Archives for posts with tag: Dill

Almost 4 buckets of cucumbers this week.

Turned into this.

We ran out of jars, so these will have to go to a freind.

Last year we made cucumber pickles until the first week of October. We opened this one to taste today. It’s a test of a mixed pickle with cucumber, onion, garlic, tomato and tiny green pears.

Everything tasted dill – we probably should have opened it more like a month after making.

After a poor start at planting-out, the cucumber plants that survived have gotten established and are producing the first cucumbers ready for this years pickling.

Washed and pricked and put in the jar with garlic, dill flowers, and current leaves,

The amount of salt (1.5%) is very important and I have to think twice when calculating water and salt. Here I have a 3 liter jar, and I figure half cucumbers and half water – 1.5 liters water. Since half of the salt will osmose into the vegetables, I figure twice as much or 30 grams per liter water, making 45 grams salt for this batch. After osmosis this will result in 1.5% salt.

During the 4 week fermentation time, the lactic acid bacteria will proliferate and produce the acid, flavors and other good stuff.

The natural dill pickle!

The first bucket of cucumbers marks the start of a new pickling season. 

Along with dill, garlic, mustard seed, salt and water, everything is stuffed in the jar for fermentation. 

There are cucumbers in there. 
We’ve never had so much beautiful dill.  

The cucumber pickling season has begun. 

Our first harvest this summer.  

In the jars 
10 liters of cukes, dill, garlic, and other spices, covered with 10 liters of water with 300 gm salt (3%) mixed in, set to ferment for 5 weeks or more.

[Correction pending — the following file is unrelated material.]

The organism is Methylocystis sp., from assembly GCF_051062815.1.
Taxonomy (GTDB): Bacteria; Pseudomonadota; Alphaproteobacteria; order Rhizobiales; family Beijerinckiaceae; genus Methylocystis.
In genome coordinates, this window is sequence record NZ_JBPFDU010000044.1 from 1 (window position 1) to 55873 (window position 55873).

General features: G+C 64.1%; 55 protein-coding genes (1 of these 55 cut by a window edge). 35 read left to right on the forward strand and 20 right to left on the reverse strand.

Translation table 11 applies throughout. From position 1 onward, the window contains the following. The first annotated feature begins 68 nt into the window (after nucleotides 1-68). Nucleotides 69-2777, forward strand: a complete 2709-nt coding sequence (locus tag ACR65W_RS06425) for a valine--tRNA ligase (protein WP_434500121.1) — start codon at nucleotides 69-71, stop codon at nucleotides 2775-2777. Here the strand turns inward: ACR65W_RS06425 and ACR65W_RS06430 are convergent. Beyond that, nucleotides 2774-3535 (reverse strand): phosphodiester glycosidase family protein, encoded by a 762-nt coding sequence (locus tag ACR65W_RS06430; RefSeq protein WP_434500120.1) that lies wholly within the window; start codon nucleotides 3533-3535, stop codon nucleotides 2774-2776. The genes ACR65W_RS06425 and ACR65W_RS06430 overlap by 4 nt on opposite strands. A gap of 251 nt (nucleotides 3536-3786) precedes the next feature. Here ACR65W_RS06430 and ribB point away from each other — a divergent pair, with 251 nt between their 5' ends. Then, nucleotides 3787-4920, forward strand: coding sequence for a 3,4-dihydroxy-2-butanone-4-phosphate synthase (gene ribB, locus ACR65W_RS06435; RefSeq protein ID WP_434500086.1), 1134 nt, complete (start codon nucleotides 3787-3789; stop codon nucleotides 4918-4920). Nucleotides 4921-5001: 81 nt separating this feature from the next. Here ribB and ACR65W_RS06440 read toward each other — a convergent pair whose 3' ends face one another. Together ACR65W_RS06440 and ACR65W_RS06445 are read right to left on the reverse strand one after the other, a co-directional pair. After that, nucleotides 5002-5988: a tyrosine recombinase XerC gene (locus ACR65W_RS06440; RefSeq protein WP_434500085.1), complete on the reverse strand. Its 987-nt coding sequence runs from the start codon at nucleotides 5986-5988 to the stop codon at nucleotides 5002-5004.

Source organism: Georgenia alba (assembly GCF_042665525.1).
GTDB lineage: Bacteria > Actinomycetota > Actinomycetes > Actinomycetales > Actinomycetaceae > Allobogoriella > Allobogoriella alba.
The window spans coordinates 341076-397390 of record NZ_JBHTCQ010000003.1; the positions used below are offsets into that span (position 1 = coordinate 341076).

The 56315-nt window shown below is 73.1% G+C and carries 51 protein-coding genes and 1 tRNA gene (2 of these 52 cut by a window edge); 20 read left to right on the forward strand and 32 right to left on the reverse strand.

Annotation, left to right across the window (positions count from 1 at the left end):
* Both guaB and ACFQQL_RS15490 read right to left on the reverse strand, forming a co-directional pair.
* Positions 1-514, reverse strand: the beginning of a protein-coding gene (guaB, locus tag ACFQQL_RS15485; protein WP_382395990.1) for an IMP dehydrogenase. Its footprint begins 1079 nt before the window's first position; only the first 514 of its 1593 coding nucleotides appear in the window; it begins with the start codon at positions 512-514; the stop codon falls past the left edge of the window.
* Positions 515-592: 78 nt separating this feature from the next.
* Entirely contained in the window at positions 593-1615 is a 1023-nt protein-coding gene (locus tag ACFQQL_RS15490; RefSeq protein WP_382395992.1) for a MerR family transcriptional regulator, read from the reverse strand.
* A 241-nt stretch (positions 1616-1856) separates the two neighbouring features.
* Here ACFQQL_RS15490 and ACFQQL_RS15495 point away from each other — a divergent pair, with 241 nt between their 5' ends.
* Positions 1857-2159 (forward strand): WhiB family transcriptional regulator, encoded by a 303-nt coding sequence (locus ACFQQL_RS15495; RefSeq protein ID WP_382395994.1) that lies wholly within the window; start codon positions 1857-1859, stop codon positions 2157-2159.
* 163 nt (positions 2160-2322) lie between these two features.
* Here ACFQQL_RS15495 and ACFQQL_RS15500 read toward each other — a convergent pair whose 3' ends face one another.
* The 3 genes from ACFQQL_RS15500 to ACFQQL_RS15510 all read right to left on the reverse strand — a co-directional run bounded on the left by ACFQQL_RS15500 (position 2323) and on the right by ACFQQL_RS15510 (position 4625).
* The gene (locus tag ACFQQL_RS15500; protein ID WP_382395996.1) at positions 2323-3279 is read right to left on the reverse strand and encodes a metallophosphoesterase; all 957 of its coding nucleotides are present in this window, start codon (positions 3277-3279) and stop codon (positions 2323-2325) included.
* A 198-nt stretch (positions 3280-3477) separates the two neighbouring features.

I picked the first cucumbers of the season.

And some dill.

The result:


There were still many cucumbers left after making the last batch of pickles, and many more are growing in the garden, so I decided to put to use one of my old Harsch pickling crocks that I have previously made miso in.

Just do as usual:
– clean cukes
– punch holes in them
– put dill and garlic in crock
– cukes in
– put in some mustard seeds
– cover with weights
– cover with salt water (3% salt)
– put water in waterlock
– put on lid

As you can see, the lip of the crock is formed as a V to put water in and then the lid. This makes a waterlock – air cannot get in and excess gasses can bubble out.

These are great for making all kinds of pickles, sauerkraut and even miso. They are also large and cumbersome – hard to move around and don’t fit very well in a refrigerator. They also tend to make too much – a lot of pickles to eat, sell or otherwise get rid of.

Fresh herbs are best, but for a month now we have been collecting and drying many herbs for use the rest of the year.

Oregano, thyme and basil

The list is long. My favorites are garlic and basil, and also the South France mix ‘Herbes de Provence’. My mix includes thyme, basil and oregano as the base with perhaps some sage and rosemary.

These herbs are used, of course, in a lot of cooking but also as a flavoring in pickles (with dill) and in my herbal miso.

Many of the herbs have gone wild like these oregano among the peonies and roses.

Or is it marjoram? I’m always unsure. I just make sure to pick the strongest smelling stuff.


Cucumbers for pickling

Yesterday and today I have weeded and harvested the first cucumbers. I will be pickling them tonight or tommorow.

Along with the cukes I pick some dill crowns to flavor the pickles. Garlic, salt, mustard seed and water are the only other ingredients. Lactic acid bacteria is of course the all important pickling agent.

This activity is one of the most important of the summer and will go on once or twice a week until the first frost comes.